Now let’s look into developing these qualities into indispensable leadership habits.

1. Goal-Driven—Elite team leaders have ambitious goals, subgoals and corresponding fixed activities for almost everything. History has proven that the strongest leaders have the most clearly defined mission, that all motivation is self-motivation and that they are able to hold themselves accountable. Alas, you can’t motivate another person, be it your son, daughter or junior advisor. However, what you can do is create an environment that stimulates self-motivation. This is where everyone is committed to results-oriented, time-specific goals that support the team’s goals. This doesn’t mean that team members develop an entrepreneurial attitude, only that they buy in to setting professional goals that support the bigger team goals.

Goals are the prerequisite to achievement—and most people want to see themselves as an achiever.

2. Excellent Communication Skills—Everyone on the team, from the part-time intern to the senior partners, needs to be able to communicate the team’s long range vision and the ambitious goals and subgoals that will make all of this a reality. This high level of communication takes time and repetition, which in turn requires both energy and creativity. Metaphors and symbolic rewards have proved very effective in fostering the right atmosphere; “We’re the A team scaling Project $500 million.” Symbolic rewards should be used in partnership with Maslow’s hierarchy of needs, and two considerations are important: the current need level of an individual, and a reward that fosters motivation.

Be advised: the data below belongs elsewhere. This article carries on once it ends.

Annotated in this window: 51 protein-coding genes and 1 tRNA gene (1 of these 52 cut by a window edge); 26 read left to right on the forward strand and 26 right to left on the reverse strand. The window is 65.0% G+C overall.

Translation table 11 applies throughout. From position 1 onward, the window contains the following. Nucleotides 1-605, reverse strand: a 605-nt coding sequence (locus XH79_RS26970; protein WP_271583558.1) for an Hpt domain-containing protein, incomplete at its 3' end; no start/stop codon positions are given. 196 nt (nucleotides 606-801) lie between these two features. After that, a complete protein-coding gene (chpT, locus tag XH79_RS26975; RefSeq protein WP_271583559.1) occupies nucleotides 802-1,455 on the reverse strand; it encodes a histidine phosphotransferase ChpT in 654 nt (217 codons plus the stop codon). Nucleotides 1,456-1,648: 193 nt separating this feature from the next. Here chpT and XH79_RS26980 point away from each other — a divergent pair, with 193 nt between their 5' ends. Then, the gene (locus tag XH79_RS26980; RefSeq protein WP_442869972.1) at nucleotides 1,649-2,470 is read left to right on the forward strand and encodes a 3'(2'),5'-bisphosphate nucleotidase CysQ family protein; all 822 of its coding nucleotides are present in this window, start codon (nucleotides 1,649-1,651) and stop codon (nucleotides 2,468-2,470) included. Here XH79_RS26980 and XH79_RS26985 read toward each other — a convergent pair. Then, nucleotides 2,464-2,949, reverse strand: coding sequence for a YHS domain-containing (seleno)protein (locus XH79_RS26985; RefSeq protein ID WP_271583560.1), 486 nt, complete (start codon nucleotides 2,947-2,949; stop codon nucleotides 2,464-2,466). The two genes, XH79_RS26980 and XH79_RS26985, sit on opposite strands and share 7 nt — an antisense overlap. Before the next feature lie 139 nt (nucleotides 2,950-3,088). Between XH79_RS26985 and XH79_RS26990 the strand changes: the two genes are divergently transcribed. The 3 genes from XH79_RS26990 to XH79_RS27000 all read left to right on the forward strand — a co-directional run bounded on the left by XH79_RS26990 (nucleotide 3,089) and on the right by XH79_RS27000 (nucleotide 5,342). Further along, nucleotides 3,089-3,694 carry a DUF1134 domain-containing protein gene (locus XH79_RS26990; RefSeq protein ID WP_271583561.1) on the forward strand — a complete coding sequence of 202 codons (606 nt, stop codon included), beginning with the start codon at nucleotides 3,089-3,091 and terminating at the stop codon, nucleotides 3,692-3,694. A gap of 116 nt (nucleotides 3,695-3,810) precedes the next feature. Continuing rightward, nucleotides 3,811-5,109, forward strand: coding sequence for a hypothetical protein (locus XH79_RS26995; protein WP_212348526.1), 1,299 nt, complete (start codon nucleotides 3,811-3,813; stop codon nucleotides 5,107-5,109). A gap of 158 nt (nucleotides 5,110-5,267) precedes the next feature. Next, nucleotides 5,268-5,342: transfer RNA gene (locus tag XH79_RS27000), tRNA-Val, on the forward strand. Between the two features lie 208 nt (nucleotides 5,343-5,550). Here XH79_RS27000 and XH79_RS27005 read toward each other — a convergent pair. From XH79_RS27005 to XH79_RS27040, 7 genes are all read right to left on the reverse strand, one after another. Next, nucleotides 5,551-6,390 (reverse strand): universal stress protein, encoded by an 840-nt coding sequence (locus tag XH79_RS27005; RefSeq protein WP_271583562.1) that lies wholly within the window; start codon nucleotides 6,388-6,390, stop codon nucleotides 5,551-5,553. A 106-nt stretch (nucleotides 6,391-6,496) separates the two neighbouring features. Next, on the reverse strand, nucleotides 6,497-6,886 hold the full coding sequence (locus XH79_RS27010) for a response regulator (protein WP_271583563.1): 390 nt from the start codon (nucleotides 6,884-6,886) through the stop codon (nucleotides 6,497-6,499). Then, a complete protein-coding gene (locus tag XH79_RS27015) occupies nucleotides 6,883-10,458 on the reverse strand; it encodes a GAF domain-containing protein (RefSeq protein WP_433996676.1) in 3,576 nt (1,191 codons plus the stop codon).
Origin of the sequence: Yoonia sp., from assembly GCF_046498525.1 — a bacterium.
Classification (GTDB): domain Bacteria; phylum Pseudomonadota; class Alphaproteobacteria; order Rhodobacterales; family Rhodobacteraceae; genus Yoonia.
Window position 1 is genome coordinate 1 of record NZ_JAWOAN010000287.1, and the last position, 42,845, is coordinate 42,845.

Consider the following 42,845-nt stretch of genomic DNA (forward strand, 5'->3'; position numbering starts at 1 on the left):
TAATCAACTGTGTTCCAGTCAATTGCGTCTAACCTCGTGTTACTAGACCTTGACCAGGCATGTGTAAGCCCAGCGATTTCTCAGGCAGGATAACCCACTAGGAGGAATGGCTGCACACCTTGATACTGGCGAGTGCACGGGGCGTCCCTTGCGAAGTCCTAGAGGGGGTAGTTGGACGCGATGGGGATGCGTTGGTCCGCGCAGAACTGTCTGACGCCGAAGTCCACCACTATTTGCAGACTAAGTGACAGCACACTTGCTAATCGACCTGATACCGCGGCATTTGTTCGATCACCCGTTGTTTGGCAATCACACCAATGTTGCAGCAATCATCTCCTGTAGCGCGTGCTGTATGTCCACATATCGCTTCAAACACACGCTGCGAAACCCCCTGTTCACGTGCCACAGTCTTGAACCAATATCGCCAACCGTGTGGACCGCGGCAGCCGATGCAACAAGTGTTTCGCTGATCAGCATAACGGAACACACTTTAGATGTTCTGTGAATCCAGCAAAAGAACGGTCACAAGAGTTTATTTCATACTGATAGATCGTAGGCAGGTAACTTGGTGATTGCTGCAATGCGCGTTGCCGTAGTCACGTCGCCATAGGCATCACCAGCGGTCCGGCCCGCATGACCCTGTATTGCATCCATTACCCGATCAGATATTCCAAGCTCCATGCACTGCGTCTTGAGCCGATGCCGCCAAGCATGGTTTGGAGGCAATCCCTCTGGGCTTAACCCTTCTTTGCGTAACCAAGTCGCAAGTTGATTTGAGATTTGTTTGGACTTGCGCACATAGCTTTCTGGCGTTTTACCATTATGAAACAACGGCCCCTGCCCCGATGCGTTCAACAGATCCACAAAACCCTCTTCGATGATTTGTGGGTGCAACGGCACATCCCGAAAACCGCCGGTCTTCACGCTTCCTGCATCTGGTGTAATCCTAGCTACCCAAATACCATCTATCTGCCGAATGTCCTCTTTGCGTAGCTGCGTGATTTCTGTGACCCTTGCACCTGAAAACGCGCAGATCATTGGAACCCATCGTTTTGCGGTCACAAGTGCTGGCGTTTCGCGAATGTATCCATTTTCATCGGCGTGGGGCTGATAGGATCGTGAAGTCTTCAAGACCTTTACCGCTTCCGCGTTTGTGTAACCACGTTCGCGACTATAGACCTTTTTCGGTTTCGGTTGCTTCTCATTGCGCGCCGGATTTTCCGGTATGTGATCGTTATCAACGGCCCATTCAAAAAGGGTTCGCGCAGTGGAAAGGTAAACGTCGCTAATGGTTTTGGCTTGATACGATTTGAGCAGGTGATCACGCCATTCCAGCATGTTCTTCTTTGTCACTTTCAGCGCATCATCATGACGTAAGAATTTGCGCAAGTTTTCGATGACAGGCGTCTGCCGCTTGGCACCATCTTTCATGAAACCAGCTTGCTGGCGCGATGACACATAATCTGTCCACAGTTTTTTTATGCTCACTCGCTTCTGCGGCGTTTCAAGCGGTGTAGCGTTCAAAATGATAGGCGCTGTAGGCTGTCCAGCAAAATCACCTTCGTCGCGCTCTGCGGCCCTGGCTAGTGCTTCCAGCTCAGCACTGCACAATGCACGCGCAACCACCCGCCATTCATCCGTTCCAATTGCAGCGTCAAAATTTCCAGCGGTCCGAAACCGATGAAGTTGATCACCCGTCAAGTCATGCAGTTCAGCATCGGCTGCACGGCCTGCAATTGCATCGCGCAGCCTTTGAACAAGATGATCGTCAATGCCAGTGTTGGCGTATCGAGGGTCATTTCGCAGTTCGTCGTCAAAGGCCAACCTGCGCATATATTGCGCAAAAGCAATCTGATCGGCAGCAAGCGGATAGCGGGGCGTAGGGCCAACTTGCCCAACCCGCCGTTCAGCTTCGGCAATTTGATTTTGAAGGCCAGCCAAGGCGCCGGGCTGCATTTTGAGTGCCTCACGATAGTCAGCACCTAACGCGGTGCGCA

Despite the importance of metaphors and symbolic rewards, the most powerful medium is your spoken word, privately, to a team member. Your one-on-one communication, followed up with supportive action, can move mountains (How’s that for a metaphor?). The power of personal praise has proved, without a doubt, to be the best motivator. Recognition and praise push people closer to their potential than envelopes stuffed with money.

People will move heaven and earth if they believe in themselves, their dreams and their leader. Keep an open-door policy, establish activity targets and rewards, and challenge people by using the “hug ’em, smack ’em, hug ’em” method (praise, discipline, praise) of communication.